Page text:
Friday, March 4, 2016

Straw Man Geankoplis: a Rebuttal of Racists; the Real Heroes

By Luis Rivera III on March 4th, 2016
This is a rebuttal* to George Geankoplis’s Racists; The Real Heroes which is intended to be a critique against long time libertarian Walter Block (pictured). Racists; The Real Heroes can be read in its entirety here: The purpose of this paper is to show that Geankoplis misconstrues libertarianism and his opponent’s stance. The arguments presented by George Geankoplis are fallacious, consisting mostly of straw man, hence my title. After carefully reading my opponent’s paper (Racists; The Real Heroes) I formatted my rebuttal paper with quotes from the essay. These quotes were then addressed. Here is what ensued.
George Geankoplis:
“Fresh from having read Walter Block for the first time, filled with the fire of your righteous indignation, you were an angel of justice. The object of your concern? Obviously, it goes without saying, someone expressing unease over bigotry.”
Walter Block is representing libertarianism exempt from any personal preferences he might have on the issue of race. One can be a libertarian if they express uneasiness over bigotry or if they are racist. They can be either of these or they can be entirely apathetic to racism. Any one of these three sentiments can be held while maintaining the status of libertarian. What Block conveys is once initiation of physical aggression is used to satisfy the personal preferences of racism or uneasiness of racism, it is no longer libertarian. This following quote from Geankoplis’ essay has a relation with the previous excerpt. Geankoplis writes of Block:
“You understand that the right to discriminate on the basis of race, or creed, or gender, or orientation freely, without negative repercussions, is not just a necessary corollary to liberty…”
“Negative repercussions” is similar to “expressing uneasiness” in Geankoplis first attack. There are many forms of negative repercussions as there are many forms of expressing uneasiness. In this instance a negative repercussion might be that people refuse to associate with you due to your racist views, but a negative repercussion can also be an edict passed down by our rulers that punish “racist” individuals. Geankoplis leaves a lot of wiggle room. However, just showing that Block is not against all expressions of uneasiness such as disassociating from individuals without using coercion brings to light Geankoplis’ misrepresentation of Block.
Geankoplis writes that this is his first time reading Walter Block and it shows. Going back to the nebulous and tricky writing style of Geankoplis one can read the term “negative repercussion.” As stated earlier this term can mean a variety of things. Block would be against some as a libertarian and be indifferent to others. Any such punitive measures the state takes upon citizens who violate the Civil Rights Act of 1964 can and are correctly seen as a negative repercussion. If, the author would have written that Block is against this he would be correct, however, like his “expressing unease over bigotry” indictment earlier he once again left himself open and created yet another straw man fallacy against Block. Perhaps it was because this was the first time he read Block’s work but Block actually has a long paper trail of not being against negative repercussions of other sorts when it comes to practicing racism or sexism. This is where economics comes into play. Geankoplis shows he is oblivious to the markets punishment against those who rank race or sex over marginal revenue productivity. Here, Block’s position is the following: If you are a social justice warrior and you want to punish racism within the workforce you can rest assured that the market has intrinsic punishments for racist employers. In many instances Block offers the following hypothetical situation: A “racist” who hires a white person who is inferior in terms of productivity to his black counterpart will lose the opportunity for profit and will eventually go bankrupt as a result of making these racist and misogynist business decisions.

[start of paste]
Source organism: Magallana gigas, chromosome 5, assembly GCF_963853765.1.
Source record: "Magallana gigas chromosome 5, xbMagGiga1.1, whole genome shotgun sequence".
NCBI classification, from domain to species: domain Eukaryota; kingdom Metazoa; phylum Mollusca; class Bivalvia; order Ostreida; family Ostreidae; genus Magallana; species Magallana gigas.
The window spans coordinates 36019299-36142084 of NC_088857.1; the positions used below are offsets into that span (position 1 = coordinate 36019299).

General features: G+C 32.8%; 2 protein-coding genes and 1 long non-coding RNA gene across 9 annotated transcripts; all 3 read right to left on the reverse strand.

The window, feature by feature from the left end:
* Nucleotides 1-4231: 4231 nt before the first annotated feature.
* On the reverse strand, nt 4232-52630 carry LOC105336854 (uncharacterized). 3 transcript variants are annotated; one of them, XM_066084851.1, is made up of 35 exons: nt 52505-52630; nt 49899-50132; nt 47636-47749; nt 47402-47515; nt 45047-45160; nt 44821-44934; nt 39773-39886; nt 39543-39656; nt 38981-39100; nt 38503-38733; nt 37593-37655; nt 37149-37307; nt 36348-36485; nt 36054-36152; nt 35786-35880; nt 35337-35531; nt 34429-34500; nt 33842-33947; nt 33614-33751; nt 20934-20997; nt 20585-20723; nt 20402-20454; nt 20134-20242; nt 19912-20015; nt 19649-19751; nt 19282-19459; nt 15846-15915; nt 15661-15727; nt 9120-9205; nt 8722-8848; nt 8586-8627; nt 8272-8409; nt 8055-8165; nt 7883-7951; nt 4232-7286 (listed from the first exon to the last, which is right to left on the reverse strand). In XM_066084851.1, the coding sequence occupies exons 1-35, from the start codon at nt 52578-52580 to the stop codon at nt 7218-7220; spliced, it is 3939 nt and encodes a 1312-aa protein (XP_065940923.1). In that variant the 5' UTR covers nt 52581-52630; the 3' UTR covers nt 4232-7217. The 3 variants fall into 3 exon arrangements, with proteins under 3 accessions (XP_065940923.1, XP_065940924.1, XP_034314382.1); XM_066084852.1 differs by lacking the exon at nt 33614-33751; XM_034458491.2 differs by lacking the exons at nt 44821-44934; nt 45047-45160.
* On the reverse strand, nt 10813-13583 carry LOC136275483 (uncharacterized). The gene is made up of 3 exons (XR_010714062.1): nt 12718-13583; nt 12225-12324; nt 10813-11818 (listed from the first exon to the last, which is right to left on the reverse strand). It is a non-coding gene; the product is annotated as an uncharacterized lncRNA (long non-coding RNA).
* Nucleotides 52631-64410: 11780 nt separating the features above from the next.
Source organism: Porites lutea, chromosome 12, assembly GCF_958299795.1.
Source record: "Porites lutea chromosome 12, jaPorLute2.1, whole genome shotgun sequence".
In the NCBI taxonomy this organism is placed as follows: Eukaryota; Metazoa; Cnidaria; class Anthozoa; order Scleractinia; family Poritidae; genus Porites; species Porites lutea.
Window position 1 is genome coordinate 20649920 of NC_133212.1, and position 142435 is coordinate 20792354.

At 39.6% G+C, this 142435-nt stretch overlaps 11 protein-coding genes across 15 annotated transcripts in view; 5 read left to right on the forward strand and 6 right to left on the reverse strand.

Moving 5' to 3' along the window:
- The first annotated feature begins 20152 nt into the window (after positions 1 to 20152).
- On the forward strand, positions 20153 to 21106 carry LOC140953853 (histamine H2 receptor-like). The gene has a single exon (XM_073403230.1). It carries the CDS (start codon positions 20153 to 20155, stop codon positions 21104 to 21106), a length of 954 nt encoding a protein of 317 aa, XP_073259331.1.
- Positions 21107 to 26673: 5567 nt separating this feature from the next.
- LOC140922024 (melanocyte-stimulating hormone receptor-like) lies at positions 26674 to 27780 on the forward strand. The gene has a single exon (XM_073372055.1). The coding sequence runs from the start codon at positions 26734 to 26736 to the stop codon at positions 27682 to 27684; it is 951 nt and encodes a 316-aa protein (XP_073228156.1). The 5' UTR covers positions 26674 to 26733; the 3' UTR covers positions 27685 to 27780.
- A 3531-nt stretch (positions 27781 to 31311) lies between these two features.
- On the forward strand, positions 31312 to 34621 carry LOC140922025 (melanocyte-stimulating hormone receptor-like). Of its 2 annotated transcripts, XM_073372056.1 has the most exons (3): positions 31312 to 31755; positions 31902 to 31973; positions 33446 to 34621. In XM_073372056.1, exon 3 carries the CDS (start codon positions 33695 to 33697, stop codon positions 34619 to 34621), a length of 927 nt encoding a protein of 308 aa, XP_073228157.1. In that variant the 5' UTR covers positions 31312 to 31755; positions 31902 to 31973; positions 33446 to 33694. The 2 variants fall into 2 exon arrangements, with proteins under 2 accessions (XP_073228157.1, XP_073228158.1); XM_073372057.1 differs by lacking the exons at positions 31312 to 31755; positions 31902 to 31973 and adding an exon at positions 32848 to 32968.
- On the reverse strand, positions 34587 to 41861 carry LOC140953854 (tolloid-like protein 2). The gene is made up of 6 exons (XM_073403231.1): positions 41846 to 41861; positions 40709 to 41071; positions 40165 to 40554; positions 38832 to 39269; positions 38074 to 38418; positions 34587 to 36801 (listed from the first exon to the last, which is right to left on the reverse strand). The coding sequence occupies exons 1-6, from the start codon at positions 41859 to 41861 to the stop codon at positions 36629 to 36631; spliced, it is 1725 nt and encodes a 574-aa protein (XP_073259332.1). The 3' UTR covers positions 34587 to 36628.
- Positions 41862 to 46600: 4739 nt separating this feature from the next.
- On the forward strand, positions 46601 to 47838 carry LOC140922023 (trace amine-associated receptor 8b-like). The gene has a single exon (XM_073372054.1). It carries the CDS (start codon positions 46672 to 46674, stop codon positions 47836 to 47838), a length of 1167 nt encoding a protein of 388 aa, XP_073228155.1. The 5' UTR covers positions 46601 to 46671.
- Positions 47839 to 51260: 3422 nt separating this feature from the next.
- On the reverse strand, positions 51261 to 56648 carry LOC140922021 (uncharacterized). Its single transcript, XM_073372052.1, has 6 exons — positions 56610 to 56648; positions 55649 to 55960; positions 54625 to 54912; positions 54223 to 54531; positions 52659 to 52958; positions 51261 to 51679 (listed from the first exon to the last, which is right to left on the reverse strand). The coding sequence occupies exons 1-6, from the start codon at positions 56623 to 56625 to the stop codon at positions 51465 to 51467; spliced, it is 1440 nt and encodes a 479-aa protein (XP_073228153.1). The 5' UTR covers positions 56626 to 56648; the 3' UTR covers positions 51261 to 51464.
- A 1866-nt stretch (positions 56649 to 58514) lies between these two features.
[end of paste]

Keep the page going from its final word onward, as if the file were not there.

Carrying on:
Geankopolis’s last critique about Block’s views are again not attacks on Block whatsoever because it does not represent Block’s view. His attack is another straw man. He writes ”…you have every right to demand that every other person recognizes what a great guy you are for being bigoted.” Even if there was an objective way of doing this it would still be a positive right. The problem with this of course is that Block only believes in negative rights not positive rights. George Geankoplis’ paper is filled with many swings and just as many misses.
I chose to address these three accusations made by Geankoplis. He makes others but I thought these were most worthy. To see his entire article see link:
*editor’s note: this piece was composed many months ago, shortly after George Geankoplis’ original article, and was not published anywhere until now

No comments:

Post a Comment